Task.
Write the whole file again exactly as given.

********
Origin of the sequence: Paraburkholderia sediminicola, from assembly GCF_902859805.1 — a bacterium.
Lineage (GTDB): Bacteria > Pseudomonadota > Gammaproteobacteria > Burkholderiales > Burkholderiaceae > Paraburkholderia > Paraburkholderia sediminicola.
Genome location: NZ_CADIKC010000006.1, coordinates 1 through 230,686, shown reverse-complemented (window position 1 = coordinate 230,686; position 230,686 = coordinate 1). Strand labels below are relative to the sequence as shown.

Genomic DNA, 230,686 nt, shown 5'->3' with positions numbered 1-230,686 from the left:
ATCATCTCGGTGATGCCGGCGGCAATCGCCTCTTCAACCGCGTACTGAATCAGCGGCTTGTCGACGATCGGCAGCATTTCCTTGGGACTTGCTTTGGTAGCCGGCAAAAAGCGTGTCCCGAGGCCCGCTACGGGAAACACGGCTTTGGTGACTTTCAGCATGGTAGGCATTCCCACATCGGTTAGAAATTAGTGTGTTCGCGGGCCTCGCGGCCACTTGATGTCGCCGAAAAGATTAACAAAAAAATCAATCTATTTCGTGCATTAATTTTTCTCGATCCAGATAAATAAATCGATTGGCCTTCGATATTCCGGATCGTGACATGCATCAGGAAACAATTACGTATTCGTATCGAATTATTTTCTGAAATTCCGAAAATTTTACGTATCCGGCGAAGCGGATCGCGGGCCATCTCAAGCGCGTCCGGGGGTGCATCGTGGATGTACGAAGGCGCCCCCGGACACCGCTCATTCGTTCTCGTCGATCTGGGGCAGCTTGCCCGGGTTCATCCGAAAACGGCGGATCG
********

Origin of the sequence: Paraburkholderia sediminicola, from assembly GCF_902859805.1 — a bacterium.
Lineage (GTDB): Bacteria > Pseudomonadota > Gammaproteobacteria > Burkholderiales > Burkholderiaceae > Paraburkholderia > Paraburkholderia sediminicola.
Genome location: NZ_CADIKC010000006.1, coordinates 1 through 230,686, shown reverse-complemented (window position 1 = coordinate 230,686; position 230,686 = coordinate 1). Strand labels below are relative to the sequence as shown.

Genomic DNA, 230,686 nt, shown 5'->3' with positions numbered 1-230,686 from the left:
ATCATCTCGGTGATGCCGGCGGCAATCGCCTCTTCAACCGCGTACTGAATCAGCGGCTTGTCGACGATCGGCAGCATTTCCTTGGGACTTGCTTTGGTAGCCGGCAAAAAGCGTGTCCCGAGGCCCGCTACGGGAAACACGGCTTTGGTGACTTTCAGCATGGTAGGCATTCCCACATCGGTTAGAAATTAGTGTGTTCGCGGGCCTCGCGGCCACTTGATGTCGCCGAAAAGATTAACAAAAAAATCAATCTATTTCGTGCATTAATTTTTCTCGATCCAGATAAATAAATCGATTGGCCTTCGATATTCCGGATCGTGACATGCATCAGGAAACAATTACGTATTCGTATCGAATTATTTTCTGAAATTCCGAAAATTTTACGTATCCGGCGAAGCGGATCGCGGGCCATCTCAAGCGCGTCCGGGGGTGCATCGTGGATGTACGAAGGCGCCCCCGGACACCGCTCATTCGTTCTCGTCGATCTGGGGCAGCTTGCCCGGGTTCATCCGAAAACGGCGGATCG